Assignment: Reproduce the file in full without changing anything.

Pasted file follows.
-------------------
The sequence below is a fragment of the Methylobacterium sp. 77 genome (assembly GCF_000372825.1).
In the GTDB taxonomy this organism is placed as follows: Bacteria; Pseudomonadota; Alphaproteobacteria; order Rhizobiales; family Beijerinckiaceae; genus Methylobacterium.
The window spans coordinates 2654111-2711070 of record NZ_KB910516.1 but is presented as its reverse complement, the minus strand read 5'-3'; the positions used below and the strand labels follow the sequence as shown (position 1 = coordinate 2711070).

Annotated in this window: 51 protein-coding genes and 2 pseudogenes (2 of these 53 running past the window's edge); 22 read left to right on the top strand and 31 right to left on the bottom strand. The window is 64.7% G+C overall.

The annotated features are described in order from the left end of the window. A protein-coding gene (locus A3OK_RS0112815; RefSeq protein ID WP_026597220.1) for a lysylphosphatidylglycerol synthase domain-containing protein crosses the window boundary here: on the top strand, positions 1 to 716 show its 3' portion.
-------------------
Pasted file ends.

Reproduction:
The sequence below is a fragment of the Methylobacterium sp. 77 genome (assembly GCF_000372825.1).
In the GTDB taxonomy this organism is placed as follows: Bacteria; Pseudomonadota; Alphaproteobacteria; order Rhizobiales; family Beijerinckiaceae; genus Methylobacterium.
The window spans coordinates 2654111-2711070 of record NZ_KB910516.1 but is presented as its reverse complement, the minus strand read 5'-3'; the positions used below and the strand labels follow the sequence as shown (position 1 = coordinate 2711070).

Annotated in this window: 51 protein-coding genes and 2 pseudogenes (2 of these 53 running past the window's edge); 22 read left to right on the top strand and 31 right to left on the bottom strand. The window is 64.7% G+C overall.

The annotated features are described in order from the left end of the window. A protein-coding gene (locus A3OK_RS0112815; RefSeq protein ID WP_026597220.1) for a lysylphosphatidylglycerol synthase domain-containing protein crosses the window boundary here: on the top strand, positions 1 to 716 show its 3' portion.